Minnesota sports on hold

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Canva Designed by Jacob Meiners

OHS winter sports have been put on hold as a result of the ongoing COVID-19 pandemic.

Jacob Meiners, Writer

Owatonna sports have been put on hold due to the rise in COVID-19 cases in the district and state. Multiple fall sports were initially canceled at the beginning of the school year, including football and volleyball, but were eventually able to have short seasons. All fall sports were not eligible to have a state tournament of any kind, thus cutting their seasons even shorter. The initial delay of the start of fall sports also caused a delay in the start of winter sports which has since been pushed back even further.

As the district has now moved into a distance learning schedule until at least early January, the hope of winter sports beginning before the new year is dwindling. As of right now, winter sports have only been pushed back to Dec. 18.  Owatonna High School’s athletic director, Marc Achterkirch, is in charge of factoring a decision on the eventual return to sports for the school district. Achterkirch said, “It’s tricky, you know, with the Governor pushing it out to the 18th, so do you resume practices or tryouts or whatever the case might be the week of the 21st of December? Now you’re talking the week of winter break. So, it will be interesting to see what they say with that. My hope would be that we would definitely be doing something that first week of January.”

My hope would be that we would definitely be doing something that first week of January.”

— Activities Director Marc Achterkirch

Many senior captains for winter sports voiced their opinions on the matter at hand including senior girls basketball captain, Sarah Kingland. Kingland said, “I thought they would make things work for winter sports because so many kids look forward to them and I was able to play AAU through the whole summer with everything going on, so ultimately, I was disappointed. I’m hoping this won’t affect the timeline of our season and that we will still be able to get in every game we deserve!” At this point, season timelines will most definitely be altered, and likely significantly shortened as they were in the fall. Another senior is girls hockey captain, Grace Wolfe. Wolfe said, “Initially, I wasn’t surprised considering the pattern of COVID regulations, yet I was still saddened about the news. Since our season is already shortened, when we get back I think everyone will have a greater motivation to make the best out of the short time we have together.” 

This seemingly continuous pushback of sports has been taking a toll on not only the physical character of student-athletes but their mental nature, too. Achterkirch said, “Our goal is to make sure that we can get our kids back to practicing and competing as soon as possible, but we have got to make sure we can do it in the safest way possible. We need to keep our students safe, our coaches, officials, and then our community and families.”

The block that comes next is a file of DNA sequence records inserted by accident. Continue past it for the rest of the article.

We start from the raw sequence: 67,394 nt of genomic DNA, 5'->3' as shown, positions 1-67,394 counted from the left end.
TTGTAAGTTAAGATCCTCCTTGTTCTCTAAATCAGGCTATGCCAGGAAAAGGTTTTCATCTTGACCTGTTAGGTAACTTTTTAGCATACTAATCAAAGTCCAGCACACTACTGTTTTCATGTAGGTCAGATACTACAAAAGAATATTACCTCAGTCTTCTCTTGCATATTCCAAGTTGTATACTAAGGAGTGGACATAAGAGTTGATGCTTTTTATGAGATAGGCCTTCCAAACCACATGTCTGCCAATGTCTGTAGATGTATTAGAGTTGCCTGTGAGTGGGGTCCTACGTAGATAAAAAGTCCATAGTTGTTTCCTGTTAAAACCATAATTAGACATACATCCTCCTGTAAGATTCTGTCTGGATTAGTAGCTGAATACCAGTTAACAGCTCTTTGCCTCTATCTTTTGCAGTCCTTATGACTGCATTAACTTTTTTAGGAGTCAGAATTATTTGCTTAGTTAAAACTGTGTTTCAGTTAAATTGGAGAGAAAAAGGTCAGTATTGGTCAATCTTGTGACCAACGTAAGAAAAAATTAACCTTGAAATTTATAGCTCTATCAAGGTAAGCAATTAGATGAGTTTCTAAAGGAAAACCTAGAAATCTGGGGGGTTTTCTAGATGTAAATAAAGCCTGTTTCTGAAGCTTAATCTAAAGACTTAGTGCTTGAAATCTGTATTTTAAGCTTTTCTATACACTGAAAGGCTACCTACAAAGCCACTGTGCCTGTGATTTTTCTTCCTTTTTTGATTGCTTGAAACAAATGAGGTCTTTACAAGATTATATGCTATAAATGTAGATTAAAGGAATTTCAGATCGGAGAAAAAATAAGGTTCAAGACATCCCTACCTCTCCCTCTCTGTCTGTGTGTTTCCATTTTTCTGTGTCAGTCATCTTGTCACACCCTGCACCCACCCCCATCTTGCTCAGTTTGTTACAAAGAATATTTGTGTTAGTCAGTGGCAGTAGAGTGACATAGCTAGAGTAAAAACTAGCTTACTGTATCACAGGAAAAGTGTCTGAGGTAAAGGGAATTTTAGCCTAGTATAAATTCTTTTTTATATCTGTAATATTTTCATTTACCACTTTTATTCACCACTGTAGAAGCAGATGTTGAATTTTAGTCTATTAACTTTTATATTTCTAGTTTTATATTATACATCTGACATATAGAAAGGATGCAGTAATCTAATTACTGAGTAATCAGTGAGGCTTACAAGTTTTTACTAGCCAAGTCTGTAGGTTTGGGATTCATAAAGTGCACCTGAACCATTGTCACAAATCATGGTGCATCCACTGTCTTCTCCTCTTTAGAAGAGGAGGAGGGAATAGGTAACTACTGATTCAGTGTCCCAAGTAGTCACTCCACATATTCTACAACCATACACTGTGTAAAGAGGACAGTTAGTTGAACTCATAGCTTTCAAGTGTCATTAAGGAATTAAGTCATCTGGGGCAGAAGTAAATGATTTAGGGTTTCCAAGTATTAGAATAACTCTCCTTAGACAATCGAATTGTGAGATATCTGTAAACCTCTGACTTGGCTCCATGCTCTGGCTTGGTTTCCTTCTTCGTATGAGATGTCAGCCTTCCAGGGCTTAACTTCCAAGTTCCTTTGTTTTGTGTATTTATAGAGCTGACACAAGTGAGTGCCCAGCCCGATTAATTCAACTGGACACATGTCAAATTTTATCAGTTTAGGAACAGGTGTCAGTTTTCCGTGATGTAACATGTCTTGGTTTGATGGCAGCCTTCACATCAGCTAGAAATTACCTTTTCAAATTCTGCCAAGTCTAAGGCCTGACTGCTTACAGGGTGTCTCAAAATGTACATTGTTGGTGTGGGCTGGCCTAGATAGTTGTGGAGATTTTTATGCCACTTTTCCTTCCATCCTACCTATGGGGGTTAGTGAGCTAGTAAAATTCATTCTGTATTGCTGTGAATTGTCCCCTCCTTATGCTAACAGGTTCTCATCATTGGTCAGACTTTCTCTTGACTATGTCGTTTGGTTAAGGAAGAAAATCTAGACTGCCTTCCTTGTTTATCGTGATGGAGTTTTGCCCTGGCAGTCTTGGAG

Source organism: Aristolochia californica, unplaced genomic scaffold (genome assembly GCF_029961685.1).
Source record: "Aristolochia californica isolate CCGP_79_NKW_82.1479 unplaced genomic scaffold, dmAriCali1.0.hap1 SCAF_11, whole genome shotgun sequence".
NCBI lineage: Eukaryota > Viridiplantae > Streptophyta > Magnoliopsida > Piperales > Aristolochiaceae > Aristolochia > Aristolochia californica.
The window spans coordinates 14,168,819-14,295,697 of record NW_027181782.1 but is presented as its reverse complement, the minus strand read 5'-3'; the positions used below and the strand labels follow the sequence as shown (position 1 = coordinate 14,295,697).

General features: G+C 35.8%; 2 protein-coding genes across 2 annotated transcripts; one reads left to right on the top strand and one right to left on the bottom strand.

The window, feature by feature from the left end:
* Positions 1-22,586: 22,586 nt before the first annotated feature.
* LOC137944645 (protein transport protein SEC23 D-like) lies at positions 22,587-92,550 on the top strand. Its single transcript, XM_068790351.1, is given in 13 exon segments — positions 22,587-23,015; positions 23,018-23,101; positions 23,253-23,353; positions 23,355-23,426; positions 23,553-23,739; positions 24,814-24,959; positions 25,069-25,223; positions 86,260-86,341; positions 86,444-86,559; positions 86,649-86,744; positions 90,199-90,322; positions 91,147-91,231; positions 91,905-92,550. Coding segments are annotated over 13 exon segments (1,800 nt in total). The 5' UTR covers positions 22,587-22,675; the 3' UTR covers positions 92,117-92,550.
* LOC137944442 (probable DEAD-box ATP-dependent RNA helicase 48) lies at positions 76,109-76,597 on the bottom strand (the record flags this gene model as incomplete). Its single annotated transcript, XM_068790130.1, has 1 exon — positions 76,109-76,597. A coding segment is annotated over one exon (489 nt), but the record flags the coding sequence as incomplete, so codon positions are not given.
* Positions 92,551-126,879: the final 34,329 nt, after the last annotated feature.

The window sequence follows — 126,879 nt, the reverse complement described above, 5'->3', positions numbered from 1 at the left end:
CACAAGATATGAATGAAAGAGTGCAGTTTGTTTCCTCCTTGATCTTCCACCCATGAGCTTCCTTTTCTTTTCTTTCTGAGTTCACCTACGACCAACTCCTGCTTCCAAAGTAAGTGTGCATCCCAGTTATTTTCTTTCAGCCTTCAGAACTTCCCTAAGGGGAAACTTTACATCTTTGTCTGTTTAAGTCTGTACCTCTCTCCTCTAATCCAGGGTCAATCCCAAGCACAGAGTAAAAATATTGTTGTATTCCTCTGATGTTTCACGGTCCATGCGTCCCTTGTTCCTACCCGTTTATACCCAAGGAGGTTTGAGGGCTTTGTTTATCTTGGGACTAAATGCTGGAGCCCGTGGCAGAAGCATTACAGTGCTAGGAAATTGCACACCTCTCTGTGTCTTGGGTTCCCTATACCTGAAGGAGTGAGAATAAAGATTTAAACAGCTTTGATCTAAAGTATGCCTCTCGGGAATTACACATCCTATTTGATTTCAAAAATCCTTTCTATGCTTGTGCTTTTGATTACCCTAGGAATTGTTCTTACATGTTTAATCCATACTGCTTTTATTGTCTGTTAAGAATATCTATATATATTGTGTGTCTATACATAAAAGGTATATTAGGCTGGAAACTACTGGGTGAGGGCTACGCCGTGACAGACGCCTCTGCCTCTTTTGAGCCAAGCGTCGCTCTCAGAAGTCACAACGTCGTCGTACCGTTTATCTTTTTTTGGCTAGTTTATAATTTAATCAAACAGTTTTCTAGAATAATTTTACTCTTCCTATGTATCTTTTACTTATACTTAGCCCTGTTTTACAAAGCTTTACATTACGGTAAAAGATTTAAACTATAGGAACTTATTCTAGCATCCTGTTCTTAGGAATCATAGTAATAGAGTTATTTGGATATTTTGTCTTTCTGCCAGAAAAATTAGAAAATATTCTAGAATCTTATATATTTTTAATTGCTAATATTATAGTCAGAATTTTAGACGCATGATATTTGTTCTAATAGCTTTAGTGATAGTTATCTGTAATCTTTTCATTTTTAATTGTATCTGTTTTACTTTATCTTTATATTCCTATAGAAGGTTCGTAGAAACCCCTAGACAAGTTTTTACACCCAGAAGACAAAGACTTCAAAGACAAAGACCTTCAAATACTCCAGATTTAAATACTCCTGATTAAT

Student-athletes have obviously taken a large toll over the past year when it comes to trying to either stay in shape for their certain sports, or just trying to have somewhat of a full season, but the coaches and staff of these teams have also taken a toll of their own. OHS Wrestling coach Adam Woitalla said, “ It is heartbreaking for the athletes and parents who have worked so hard to get to this moment. However, just like with everything in 2020, we have to roll with the punches and adapt.” 

The impact of COVID-19 has continued to combat the way we used to live. From sports, to work, to school, to just about everything in life. Our situation continues to change day in and day out, as if we can not predict anything anymore. Senior basketball captain Nolan Burmeister was asked about his opinion on the winter sports on hold. He said, “Obviously, I am not happy about it, but this year is all about ‘adapt and overcome.’ The season will be greatly affected with nobody open and no one being able to practice for a month or two.”

Obviously, I am not happy about it, but this year is all about ‘adapt and overcome.’ The season will be greatly affected with nobody open and no one being able to practice for a month or two.”

— Nolan Burmeister

Overall, the number of COVID-19 cases from high school sports teams has risen significantly over the course of the short year so far. Thus, causing this delay in winter sports for the state of Minnesota. Minnesota Department of Health Commissioner Jan Malcom said, “From a health service standpoint, we would really like to see sports put on pause.” Sports have been delayed until Dec. 18 at this point but could be pushed back even further as the Owatonna School District has already pushed distance learning back to early January. The high school is continuing to weigh the situation and stay on their feet as they know the student-athletes are antsy to get back to playing their specific sport, but the health and safety of the students and community is the number one priority at this moment.